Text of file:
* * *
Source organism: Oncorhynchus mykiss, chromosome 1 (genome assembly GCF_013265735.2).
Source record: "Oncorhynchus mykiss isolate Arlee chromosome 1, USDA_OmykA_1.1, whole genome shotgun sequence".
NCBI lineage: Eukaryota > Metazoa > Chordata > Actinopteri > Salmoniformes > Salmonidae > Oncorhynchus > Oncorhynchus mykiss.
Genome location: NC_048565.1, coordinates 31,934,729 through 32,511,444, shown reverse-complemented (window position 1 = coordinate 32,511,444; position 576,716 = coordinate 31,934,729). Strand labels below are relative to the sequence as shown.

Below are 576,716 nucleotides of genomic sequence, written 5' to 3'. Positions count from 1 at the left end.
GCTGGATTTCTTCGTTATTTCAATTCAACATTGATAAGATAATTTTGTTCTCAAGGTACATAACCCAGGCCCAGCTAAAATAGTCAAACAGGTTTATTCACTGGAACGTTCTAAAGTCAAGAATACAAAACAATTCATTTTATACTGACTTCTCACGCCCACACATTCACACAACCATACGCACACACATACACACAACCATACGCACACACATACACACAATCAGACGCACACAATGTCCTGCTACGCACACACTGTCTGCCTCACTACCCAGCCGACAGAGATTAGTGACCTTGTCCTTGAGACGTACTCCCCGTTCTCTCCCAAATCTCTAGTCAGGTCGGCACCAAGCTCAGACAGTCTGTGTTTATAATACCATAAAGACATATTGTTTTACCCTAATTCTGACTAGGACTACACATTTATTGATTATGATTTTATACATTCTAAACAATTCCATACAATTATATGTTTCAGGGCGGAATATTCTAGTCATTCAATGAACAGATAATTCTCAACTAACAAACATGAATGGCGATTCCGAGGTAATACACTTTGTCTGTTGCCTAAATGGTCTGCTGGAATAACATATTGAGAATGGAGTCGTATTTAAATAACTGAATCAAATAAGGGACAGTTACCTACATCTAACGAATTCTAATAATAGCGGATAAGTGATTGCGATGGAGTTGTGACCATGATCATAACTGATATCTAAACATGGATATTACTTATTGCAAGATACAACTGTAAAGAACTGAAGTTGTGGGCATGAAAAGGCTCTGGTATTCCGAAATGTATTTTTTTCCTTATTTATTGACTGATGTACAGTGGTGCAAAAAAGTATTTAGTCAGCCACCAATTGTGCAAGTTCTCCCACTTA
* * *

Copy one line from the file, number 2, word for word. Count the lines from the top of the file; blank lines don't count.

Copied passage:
Source record: "Oncorhynchus mykiss isolate Arlee chromosome 1, USDA_OmykA_1.1, whole genome shotgun sequence".